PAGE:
EPSRC Reference: 
EP/D50564X/1 
Title: 
Probabilistic Methods in Graph Theory 
Principal Investigator: 
Kuehn, Professor D 
Other Investigators: 

Researcher CoInvestigators: 

Project Partners: 

Department: 
School of Mathematics 
Organisation: 
University of Birmingham 
Scheme: 
First Grant Scheme PreFEC 
Starts: 
26 April 2006 
Ends: 
25 January 2009 
Value (£): 
126,249

EPSRC Research Topic Classifications: 

EPSRC Industrial Sector Classifications: 
No relevance to Underpinning Sectors 


Related Grants: 

Panel History: 

Summary on Grant Application Form 
Graph theory is a dynamic field in both theory and applications. Graphs consist of a set of vertices and a set of edges connecting some pairs of these vertices . Many problems of practical importance can be modelled using graphs: for instance a network of cities (which are represented by vertices) and connections between them give rise to weighted graph. The well known travelling salesman problem then asks for the shortest tour which visits all the cities. Similarly, one can also model scheduling problems in terms of the chromatic number of a graph (which is the smallest number of colours with which one can colour its vertices so that no adjacent vertices receive the same colour).From a theoretical point of view it is important to gain a better understanding of the relationship and the influence of the basic graph parameters like minimum degree, connectivity, girth and chromatic number. The increasing use of techniques like the probabilistic method and tools like the Regularity lemma and the Blowup lemma has contributed to much recent progress in this field. However, I believe that their potential is far from fully explored. Roughly speaking, using the probabilistic method means that one demonstrates the existence of the desired object or configuration not constructively, but by showing that it appears with positive probability in a suitably designed probability space. While this might sound like a strange idea at first, it does provide a powerful approach, with applications ranging from theoretical computer science to number theory and analysis.The first area of the project concerns packing and embedding problems for graphs. One of the most famous results here is Dirac's theorem, which states that every graph G with n vertices and minimum degree at least n/2 contains a Hamilton cycle, i.e. a cycle which contains all of its vertices. Another important example is Hall's marriage theorem, which gives a necessary and sufficient condition for the existence of a perfect matching in a bipartite graph G, i.e. a set of disjoint edges containing all vertices of G. More generally, given two graphs F and G, we say that a perfect Fpacking in G is a collection of disjoint copies of F in G that cover all the vertices of G. A celebrated result of Komlos, Sarkozy and Szemeredi gives a necessary condition for the existence of a perfect Fpacking in G in terms of the chromatic number of F and the minimum degree of G. However, it has recently emerged that perhaps the socalled critical chromatic number of F is the correct parameter to look at and the main aim of the first part of the project is to settle this question.The second area is concerned with extremal problems for hypergraphs. Similar packing and embedding question to the ones discussed above arise also if we consider runiform hypergraphs instead of graphs (so instead of edges, we now have hyperedges, each consisting of r vertices). Unfortunately, the corresponding problems turn out to be much harder to solve in the hypergraph case, so little is known so far. However, the area has been going through spectacular growth recently due to the advent of new tools like the socalled hypergraph regularity lemma. One of the aims in this part of the project is to prove an analogue of the abovementioned theorem of Dirac for runiform hypergraphs.The third area is concerned with minors and subdvisions in graphs and directed graphs. Minors and subdivisions may be considered as a generalization of subgraphs. They arise quite naturally, for instance planar graphs (i.e. graphs that can be embedded in the plane without crossing edges) can be charactarized by forbidden subdivisions. However, the existence of subdivisions in graphs in which every edge is directed is far from understood. One aim in the last part of the project is obtain more insight here.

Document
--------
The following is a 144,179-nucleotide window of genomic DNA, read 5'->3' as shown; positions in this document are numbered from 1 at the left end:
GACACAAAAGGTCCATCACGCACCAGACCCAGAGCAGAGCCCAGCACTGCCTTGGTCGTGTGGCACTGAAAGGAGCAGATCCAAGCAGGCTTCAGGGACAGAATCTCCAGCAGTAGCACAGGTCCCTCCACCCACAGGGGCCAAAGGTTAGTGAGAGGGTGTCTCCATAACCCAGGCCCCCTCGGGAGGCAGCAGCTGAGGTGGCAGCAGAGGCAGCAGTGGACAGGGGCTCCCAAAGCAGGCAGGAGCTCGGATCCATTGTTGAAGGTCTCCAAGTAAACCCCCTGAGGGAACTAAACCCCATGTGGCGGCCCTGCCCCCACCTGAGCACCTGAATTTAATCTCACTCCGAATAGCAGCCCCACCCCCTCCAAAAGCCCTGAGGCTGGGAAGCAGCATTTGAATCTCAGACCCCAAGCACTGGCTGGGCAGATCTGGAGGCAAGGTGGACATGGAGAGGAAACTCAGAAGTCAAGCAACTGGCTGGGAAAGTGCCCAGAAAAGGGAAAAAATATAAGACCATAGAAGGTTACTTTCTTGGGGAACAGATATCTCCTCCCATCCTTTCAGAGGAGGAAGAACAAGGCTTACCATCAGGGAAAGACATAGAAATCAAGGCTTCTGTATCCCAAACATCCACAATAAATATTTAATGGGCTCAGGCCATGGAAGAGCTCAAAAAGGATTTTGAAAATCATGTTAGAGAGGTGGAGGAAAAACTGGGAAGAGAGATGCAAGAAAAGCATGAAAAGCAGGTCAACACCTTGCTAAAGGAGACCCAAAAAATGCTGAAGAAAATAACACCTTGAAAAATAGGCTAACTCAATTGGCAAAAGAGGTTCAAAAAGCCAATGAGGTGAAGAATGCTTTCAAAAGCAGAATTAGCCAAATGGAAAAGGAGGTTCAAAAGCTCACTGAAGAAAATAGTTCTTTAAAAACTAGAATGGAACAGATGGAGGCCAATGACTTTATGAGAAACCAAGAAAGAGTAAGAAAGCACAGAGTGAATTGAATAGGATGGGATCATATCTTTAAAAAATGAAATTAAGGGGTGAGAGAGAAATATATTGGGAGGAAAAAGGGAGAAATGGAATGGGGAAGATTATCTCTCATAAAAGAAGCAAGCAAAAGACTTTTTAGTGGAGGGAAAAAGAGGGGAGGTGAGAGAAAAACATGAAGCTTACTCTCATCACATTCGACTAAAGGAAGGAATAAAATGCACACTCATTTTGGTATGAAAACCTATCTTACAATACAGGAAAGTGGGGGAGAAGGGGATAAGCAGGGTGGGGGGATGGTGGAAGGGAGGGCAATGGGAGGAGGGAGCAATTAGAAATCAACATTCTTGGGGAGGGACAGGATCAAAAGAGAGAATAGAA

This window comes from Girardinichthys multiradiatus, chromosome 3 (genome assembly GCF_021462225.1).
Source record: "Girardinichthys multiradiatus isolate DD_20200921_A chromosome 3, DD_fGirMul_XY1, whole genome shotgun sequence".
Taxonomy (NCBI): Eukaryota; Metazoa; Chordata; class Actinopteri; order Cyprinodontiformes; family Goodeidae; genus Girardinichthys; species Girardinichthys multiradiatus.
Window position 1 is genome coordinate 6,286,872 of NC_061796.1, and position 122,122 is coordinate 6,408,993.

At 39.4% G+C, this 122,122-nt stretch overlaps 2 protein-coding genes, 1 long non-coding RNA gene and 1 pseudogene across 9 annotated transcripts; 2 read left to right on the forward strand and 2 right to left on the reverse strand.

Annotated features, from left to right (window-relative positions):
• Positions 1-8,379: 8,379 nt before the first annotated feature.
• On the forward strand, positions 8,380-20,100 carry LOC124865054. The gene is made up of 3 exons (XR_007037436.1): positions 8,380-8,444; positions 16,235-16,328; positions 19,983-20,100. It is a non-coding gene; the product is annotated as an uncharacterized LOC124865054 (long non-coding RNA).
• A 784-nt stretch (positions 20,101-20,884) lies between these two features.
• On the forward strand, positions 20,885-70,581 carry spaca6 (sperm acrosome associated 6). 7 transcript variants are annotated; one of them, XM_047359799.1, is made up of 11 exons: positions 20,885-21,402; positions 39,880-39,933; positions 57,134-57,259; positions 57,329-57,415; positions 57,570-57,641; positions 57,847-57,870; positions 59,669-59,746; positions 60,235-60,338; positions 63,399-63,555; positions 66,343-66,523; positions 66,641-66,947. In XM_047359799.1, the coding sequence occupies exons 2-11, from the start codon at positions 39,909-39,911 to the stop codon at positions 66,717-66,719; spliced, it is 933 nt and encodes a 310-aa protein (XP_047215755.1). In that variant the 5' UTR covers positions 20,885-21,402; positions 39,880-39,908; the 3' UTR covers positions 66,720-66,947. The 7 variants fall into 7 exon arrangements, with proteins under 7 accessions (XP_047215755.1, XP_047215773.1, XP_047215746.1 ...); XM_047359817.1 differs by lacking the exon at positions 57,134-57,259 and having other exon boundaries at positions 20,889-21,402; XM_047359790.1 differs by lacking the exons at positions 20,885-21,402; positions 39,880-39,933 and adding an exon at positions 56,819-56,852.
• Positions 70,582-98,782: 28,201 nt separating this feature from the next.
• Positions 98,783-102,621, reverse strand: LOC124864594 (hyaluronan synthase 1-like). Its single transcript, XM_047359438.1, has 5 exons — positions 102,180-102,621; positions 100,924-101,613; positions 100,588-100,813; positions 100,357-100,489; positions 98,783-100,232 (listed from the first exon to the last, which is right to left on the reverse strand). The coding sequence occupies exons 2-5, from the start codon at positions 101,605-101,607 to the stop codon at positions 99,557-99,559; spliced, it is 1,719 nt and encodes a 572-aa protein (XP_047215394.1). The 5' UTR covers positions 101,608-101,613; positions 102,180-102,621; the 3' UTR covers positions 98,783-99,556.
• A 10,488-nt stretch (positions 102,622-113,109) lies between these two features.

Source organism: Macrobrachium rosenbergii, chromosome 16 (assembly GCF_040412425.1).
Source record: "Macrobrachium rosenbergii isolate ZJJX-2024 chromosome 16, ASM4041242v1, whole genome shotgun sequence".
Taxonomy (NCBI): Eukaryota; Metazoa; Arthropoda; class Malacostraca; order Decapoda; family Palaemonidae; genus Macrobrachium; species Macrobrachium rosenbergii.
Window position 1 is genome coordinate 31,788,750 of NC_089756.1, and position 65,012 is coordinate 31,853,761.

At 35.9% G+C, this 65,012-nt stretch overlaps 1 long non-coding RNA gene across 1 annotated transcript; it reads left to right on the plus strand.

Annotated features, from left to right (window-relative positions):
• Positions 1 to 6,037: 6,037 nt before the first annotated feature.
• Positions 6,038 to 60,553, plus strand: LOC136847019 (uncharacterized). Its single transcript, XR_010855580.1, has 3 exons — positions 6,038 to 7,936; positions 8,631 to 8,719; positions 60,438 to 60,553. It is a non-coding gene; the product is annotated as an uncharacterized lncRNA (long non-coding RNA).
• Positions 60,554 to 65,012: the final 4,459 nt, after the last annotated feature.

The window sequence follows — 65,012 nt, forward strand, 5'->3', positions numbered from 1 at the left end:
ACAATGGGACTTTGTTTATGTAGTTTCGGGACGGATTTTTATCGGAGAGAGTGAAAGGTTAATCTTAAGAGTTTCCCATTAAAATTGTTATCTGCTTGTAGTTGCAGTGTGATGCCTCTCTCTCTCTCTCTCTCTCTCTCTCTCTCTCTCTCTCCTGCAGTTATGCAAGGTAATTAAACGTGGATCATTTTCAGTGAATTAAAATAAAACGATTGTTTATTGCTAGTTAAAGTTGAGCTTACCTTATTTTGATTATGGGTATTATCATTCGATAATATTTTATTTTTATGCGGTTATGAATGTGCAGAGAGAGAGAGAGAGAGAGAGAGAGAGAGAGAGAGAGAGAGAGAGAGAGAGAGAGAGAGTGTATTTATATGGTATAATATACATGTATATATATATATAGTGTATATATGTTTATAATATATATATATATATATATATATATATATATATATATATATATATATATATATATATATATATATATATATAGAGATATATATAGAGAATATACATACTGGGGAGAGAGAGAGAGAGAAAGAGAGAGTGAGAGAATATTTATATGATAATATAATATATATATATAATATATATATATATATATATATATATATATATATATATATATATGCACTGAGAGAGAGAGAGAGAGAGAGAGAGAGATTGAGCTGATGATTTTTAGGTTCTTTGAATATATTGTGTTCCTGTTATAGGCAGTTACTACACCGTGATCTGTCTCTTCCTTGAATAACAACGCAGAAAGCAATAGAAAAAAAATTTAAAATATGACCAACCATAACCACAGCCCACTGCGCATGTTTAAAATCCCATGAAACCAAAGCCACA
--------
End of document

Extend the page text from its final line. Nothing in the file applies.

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Organisation Website: 
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